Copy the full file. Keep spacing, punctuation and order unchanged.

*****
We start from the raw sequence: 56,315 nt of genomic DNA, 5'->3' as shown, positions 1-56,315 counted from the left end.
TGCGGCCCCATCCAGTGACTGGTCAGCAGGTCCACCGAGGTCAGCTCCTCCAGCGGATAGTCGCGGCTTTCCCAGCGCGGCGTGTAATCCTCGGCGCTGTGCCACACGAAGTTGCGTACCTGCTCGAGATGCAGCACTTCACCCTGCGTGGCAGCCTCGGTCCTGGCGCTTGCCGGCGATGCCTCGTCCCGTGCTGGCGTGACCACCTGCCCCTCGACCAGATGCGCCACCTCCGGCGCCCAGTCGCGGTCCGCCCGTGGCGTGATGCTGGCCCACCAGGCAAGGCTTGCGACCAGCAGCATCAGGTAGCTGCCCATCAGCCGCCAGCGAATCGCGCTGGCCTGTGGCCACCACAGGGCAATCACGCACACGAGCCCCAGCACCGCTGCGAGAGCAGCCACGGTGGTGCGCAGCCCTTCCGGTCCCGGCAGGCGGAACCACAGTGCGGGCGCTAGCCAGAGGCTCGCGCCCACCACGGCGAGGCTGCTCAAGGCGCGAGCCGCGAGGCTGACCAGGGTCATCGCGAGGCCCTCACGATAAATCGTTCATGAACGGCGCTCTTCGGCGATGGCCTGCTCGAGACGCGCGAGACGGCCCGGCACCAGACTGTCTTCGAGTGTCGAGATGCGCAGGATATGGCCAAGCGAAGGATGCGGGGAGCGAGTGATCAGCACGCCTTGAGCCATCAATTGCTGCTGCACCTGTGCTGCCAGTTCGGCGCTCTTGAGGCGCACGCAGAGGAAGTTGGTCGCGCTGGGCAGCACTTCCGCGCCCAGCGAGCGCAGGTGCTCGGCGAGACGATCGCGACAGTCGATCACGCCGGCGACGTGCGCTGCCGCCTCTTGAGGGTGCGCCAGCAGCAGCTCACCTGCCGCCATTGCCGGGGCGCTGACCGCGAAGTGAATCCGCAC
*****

We start from the raw sequence: 56,315 nt of genomic DNA, 5'->3' as shown, positions 1-56,315 counted from the left end.
TGCGGCCCCATCCAGTGACTGGTCAGCAGGTCCACCGAGGTCAGCTCCTCCAGCGGATAGTCGCGGCTTTCCCAGCGCGGCGTGTAATCCTCGGCGCTGTGCCACACGAAGTTGCGTACCTGCTCGAGATGCAGCACTTCACCCTGCGTGGCAGCCTCGGTCCTGGCGCTTGCCGGCGATGCCTCGTCCCGTGCTGGCGTGACCACCTGCCCCTCGACCAGATGCGCCACCTCCGGCGCCCAGTCGCGGTCCGCCCGTGGCGTGATGCTGGCCCACCAGGCAAGGCTTGCGACCAGCAGCATCAGGTAGCTGCCCATCAGCCGCCAGCGAATCGCGCTGGCCTGTGGCCACCACAGGGCAATCACGCACACGAGCCCCAGCACCGCTGCGAGAGCAGCCACGGTGGTGCGCAGCCCTTCCGGTCCCGGCAGGCGGAACCACAGTGCGGGCGCTAGCCAGAGGCTCGCGCCCACCACGGCGAGGCTGCTCAAGGCGCGAGCCGCGAGGCTGACCAGGGTCATCGCGAGGCCCTCACGATAAATCGTTCATGAACGGCGCTCTTCGGCGATGGCCTGCTCGAGACGCGCGAGACGGCCCGGCACCAGACTGTCTTCGAGTGTCGAGATGCGCAGGATATGGCCAAGCGAAGGATGCGGGGAGCGAGTGATCAGCACGCCTTGAGCCATCAATTGCTGCTGCACCTGTGCTGCCAGTTCGGCGCTCTTGAGGCGCACGCAGAGGAAGTTGGTCGCGCTGGGCAGCACTTCCGCGCCCAGCGAGCGCAGGTGCTCGGCGAGACGATCGCGACAGTCGATCACGCCGGCGACGTGCGCTGCCGCCTCTTGAGGGTGCGCCAGCAGCAGCTCACCTGCCGCCATTGCCGGGGCGCTGACCGCGAAGTGAATCCGCAC